The hamstrings and glutes are heavily worked during both the stiff leg deadlift and the Romanian deadlift. However, the stiff leg deadlift causes extra strain on the lower back, resulting in those noticeable large erector spinae. You may concentrate more on Romanian deadlift exercises on the glutes or hamstrings based on how much knee flexion you have. It’s interesting that the Romanian deadlift is frequently recommended as an additional lower back workout. The Romanian deadlift hasn’t been proven to increase lower back strength, though.

Muscles worked are also influenced by stance width. While a tight stance stimulates the multifidus, which is a deep lower back muscle, a broader stance engages more glutes. The deadlift is an excellent exercise for engaging the whole posterior chain. Most individuals are unaware of or don’t give much thought to how the body really carries out daily actions. Deadlift muscle activation can assist with actions as basic as bending over or scooping something up off the ground.

3. Loading

How to load

In general, you should be able to do both of these deadlift variants at 50 to 70 percent of your maximum back squat. Nonetheless, you might find it simpler to move larger weight when doing the Romanian deadlift than the stiff leg deadlift, unless you have very long arms or particularly flexible hips and hamstrings. This is because, just as when performing a standard deadlift, you keep your knees open and slightly to moderately flexed during the Romanian deadlift. As your hamstrings will be less stressed, you could be able to lift more weight than when your legs are entirely stiff.

4. Muscle Triggering

Which do you believe gives more muscle stimulation when comparing the stiff leg deadlift vs the Romanian deadlift? If you want to activate your hamstrings and glutes more, the Romanian deadlift is recommended. Your hips are pulled further back when you execute the Romanian deadlift, which increases hip joint rotation. Your hips will flex more, putting more of a strain on your glutes. Yet, the stiff-legged deadlift has the advantage of lower back activation thanks to the straighter spine. The stiff leg deadlift can activate the low back significantly, but the exercise comes with certain risks. Too many repetitions or too much weight can stress the spine, which over time can lead to disk degeneration.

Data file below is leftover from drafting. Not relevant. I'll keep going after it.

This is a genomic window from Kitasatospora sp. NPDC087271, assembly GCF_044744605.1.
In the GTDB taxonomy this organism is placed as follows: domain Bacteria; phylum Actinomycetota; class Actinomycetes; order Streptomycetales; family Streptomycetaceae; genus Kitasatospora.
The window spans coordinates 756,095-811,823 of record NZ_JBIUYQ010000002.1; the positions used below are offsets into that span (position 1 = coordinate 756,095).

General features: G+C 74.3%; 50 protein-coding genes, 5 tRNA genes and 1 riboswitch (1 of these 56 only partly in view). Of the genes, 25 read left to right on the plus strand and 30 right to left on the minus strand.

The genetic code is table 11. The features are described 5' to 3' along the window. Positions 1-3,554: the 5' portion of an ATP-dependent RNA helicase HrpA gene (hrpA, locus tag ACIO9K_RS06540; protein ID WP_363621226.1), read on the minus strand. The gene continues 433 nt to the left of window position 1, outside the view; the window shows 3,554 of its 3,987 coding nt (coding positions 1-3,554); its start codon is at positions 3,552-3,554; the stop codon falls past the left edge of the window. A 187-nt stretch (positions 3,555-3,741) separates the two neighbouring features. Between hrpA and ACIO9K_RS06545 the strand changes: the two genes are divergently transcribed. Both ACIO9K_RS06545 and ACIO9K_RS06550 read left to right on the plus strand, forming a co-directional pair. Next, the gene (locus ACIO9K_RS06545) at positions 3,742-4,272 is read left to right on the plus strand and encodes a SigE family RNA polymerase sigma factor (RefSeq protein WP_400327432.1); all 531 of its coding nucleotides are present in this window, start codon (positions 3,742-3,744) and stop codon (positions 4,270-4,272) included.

Consider bending over to touch your toes if you truly want to experience the difference in muscle activity. Repeat the movement twice, once with straight legs, and once with slightly bent knees. You should be able to feel the difference. Similar differences in muscle activation may be seen between the stiff leg deadlift and the Romanian deadlift.

5. Position

Position in deadlift exercise

The place where the exercise begins differs significantly between the stiff leg deadlift and the Romanian deadlift. The exercise for the stiff leg deadlift begins on the ground, unlike the Romanian deadlift, which begins at the hip, comparable to the classic deadlift’s lockout position. Your knees should be slightly bent but never fully locked out when performing a stiff leg deadlift. Injuries could result from a completely locked-out position. Do a Romanian deadlift to get to the bar, but keep lowering yourself even after your hips stop sliding backward. Grab the barbell and squeeze the slack out of the bar to tighten your hamstrings, glutes, and back. Your head and eyes should be pointed at the floor a few feet in front of you, and your back should be essentially straight.

Unlike in a regular deadlift, the barbell won’t rest squarely against your shins. The bar will instead be a few inches distant. When you are standing tall, the Romanian deadlift begins. Thus, you have two options: deadlift the weight to the starting position or remove it off the rack. To properly set, maintain strong lats to keep the barbell close and a large chest. When you begin the motion, bend your knees just a little. They shouldn’t ever be completely locked out.


Now that you’re acquainted with both of the exercises and know exactly what they are, how they work, and what the key differences between them are, all that is left is to learn which of the two is better for building muscle. Building strength on the back of the legs is a tremendous benefit of both the stiff leg deadlift and the Romanian deadlift.

Nevertheless, use the stiff leg deadlift if you want to focus more on the lower back. Use a broader stance and deeply bent knees when performing the Romanian deadlift to emphasize your glutes. Do the stiff leg deadlift or the Romanian deadlift while standing in a standard deadlift position and with your knees slightly bent to target your hamstrings.